Bowdoin Launches Effort to Recruit More Veterans
"We talk a lot about diversity in all forms, and veterans are a big segment of the population not represented on campus," said Associate Dean of Admissions Ryan Ricciardi. "It is a voice and piece of the population missing from the Bowdoin experience. These are men and women who have really approached the world from a different perspective."
Ricciardi, who graduated from Bowdoin in 2000, says her own undergraduate experience was deeply marked by having Wil Smith ’00 as a peer. A Navy veteran who began his first year at Bowdoin at age 28, he attended college full time while raising his young daughter. "When you realize the sacrifices he was willing to make to make his education possible—because he thought it was the best path forward to make a good life for him and his daughter—it grounds the education and makes you realize its value," Ricciardi said.
The Admissions office's efforts have received a boost from alumni organization Bowdoin Marine Corps Society, founded in 2014 by Jack Abbott ’63, P’00, Gil Barndollar ’04, and Gordon Linke ’50. The group, which has 73 members, has raised about a quarter of a million dollars to set up a scholarship for veterans or the children of veterans, and to host an annual speaker on campus.
Abbott served in the marine corps from 1962 to 1965, returning to Bowdoin to graduate in 1966. He observed that what veterans could bring to Bowdoin might sound counterintuitive to some. "This is the important message: if you had been in combat, I can tell you, you would discourage war," he said.
Barndollar said that military veterans who also serve during peacetime have valuable perspectives shaped by "the responsibilities they chose to shoulder at a young age." They will have traveled the world, he continued, committing to jobs such as training Iraqi troops in trauma management, assisting with hurricane relief in Central America, or refueling planes on an aircraft in the Persian Gulf. "As Bowdoin students, veterans will benefit their classmates immeasurably by offering a perspective this is often missing at elite schools in our increasingly stratified society," he said.
In 2017, 94,737 veterans took advantage of federal educational aid for military members to attend undergraduate college. In that year, more than 3,000 veterans attended university or college in Maine, a number that includes graduate school, vocational school, and community college.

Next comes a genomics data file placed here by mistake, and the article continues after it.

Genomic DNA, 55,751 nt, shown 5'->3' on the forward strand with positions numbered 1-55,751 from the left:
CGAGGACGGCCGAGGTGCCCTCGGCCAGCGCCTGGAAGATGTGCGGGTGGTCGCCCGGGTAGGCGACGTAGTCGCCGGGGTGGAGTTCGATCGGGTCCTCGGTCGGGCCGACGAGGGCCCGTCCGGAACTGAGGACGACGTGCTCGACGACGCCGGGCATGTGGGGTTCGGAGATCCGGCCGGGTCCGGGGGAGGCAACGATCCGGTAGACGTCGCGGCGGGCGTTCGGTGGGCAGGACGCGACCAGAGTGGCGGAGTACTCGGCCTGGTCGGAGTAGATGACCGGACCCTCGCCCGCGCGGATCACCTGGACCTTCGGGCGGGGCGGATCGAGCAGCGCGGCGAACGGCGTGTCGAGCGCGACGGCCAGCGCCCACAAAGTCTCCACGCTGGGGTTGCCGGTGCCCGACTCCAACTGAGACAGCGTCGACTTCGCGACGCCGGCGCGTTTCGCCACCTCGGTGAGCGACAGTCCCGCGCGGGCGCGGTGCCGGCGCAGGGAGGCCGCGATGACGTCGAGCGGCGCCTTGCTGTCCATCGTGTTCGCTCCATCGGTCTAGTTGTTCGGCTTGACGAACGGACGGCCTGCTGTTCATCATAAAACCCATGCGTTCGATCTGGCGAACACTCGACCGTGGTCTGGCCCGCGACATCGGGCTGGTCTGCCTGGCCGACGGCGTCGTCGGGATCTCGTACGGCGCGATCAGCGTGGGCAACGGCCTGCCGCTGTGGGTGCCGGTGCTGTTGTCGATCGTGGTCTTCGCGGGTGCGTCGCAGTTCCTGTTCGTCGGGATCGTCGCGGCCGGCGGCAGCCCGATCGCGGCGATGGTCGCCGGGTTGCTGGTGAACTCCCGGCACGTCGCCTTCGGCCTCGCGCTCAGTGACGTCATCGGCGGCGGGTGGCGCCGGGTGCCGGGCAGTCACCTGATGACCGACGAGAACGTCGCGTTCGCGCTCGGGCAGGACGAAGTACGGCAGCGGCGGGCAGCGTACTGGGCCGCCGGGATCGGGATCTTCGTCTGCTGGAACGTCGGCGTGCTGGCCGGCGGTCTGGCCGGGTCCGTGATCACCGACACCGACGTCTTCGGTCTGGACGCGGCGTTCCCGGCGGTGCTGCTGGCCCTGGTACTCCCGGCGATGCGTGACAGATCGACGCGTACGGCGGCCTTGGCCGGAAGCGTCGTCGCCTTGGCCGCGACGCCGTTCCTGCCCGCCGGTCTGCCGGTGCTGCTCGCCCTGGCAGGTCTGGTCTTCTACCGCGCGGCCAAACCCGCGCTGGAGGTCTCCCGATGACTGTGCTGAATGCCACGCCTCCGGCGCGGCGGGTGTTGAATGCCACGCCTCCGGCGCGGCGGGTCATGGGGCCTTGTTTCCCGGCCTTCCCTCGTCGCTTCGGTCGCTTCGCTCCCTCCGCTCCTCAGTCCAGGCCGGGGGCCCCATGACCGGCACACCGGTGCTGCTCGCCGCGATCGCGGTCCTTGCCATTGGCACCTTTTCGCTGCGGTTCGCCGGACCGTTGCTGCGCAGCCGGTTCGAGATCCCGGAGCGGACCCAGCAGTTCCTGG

To put a small liberal arts college in Maine on the radar of veterans, Bowdoin is collaborating with organizations that help veterans pursue a higher education, such as Service to School. Whitney Soule, dean of admissions and student aid, said that the Service to School VetLink program will "significantly strengthen our ability at Bowdoin to serve the educational needs of veterans, to introduce them to a liberal arts education long dedicated to serving the common good, and to benefit from their knowledge, perspective, and experience."
Soule reflected, too, that the partnership “honors the legacy of Bowdoin graduates who have served and led in the military from the War of 1812 through today."So far, recruitment efforts have been going well, according to Ricciardi. "We’ve had a steady stream of interest from and conversations with veterans working with Service to School," she said. Bowdoin admissions representatives are also headed to D.C. in November to attend a veterans' higher education conference, and a Marine Corps educational event at the Pentagon.
Back on campus, Bowdoin is also reviewing some student policies, such as housing and credit transfers, to accommodate older students who may come with family and some prior college education. Bowdoin will also be flexible when reservists are called to duty mid-term.
Yet, these are minor modifications to make for a school committed to serving the common good. "This is a population of people who have chosen to put their lives on the line to protect all that we hold dear," Ricciardi said.